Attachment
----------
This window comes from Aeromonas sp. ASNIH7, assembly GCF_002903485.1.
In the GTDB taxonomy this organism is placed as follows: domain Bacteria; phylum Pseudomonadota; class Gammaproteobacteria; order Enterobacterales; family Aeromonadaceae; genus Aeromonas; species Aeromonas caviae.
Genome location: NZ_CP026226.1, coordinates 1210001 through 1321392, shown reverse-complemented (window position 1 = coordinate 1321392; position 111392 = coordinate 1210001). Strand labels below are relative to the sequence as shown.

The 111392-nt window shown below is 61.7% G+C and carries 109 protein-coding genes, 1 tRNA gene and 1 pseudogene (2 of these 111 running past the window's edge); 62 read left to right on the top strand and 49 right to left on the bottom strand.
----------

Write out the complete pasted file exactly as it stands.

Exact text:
This window comes from Aeromonas sp. ASNIH7, assembly GCF_002903485.1.
In the GTDB taxonomy this organism is placed as follows: domain Bacteria; phylum Pseudomonadota; class Gammaproteobacteria; order Enterobacterales; family Aeromonadaceae; genus Aeromonas; species Aeromonas caviae.
Genome location: NZ_CP026226.1, coordinates 1210001 through 1321392, shown reverse-complemented (window position 1 = coordinate 1321392; position 111392 = coordinate 1210001). Strand labels below are relative to the sequence as shown.

The 111392-nt window shown below is 61.7% G+C and carries 109 protein-coding genes, 1 tRNA gene and 1 pseudogene (2 of these 111 running past the window's edge); 62 read left to right on the top strand and 49 right to left on the bottom strand.